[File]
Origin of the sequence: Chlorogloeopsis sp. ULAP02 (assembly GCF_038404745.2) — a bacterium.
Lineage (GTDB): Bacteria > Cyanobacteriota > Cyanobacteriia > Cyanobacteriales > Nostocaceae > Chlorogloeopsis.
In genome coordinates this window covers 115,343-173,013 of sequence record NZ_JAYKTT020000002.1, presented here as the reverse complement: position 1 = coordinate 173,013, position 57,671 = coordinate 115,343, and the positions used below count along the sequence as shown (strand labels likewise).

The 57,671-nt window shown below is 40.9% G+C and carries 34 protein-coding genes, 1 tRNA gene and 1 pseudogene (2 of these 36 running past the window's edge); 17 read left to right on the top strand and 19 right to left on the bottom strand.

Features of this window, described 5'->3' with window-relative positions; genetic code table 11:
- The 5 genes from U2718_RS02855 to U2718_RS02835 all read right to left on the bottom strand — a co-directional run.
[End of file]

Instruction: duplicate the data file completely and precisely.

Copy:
Origin of the sequence: Chlorogloeopsis sp. ULAP02 (assembly GCF_038404745.2) — a bacterium.
Lineage (GTDB): Bacteria > Cyanobacteriota > Cyanobacteriia > Cyanobacteriales > Nostocaceae > Chlorogloeopsis.
In genome coordinates this window covers 115,343-173,013 of sequence record NZ_JAYKTT020000002.1, presented here as the reverse complement: position 1 = coordinate 173,013, position 57,671 = coordinate 115,343, and the positions used below count along the sequence as shown (strand labels likewise).

The 57,671-nt window shown below is 40.9% G+C and carries 34 protein-coding genes, 1 tRNA gene and 1 pseudogene (2 of these 36 running past the window's edge); 17 read left to right on the top strand and 19 right to left on the bottom strand.

Features of this window, described 5'->3' with window-relative positions; genetic code table 11:
- The 5 genes from U2718_RS02855 to U2718_RS02835 all read right to left on the bottom strand — a co-directional run.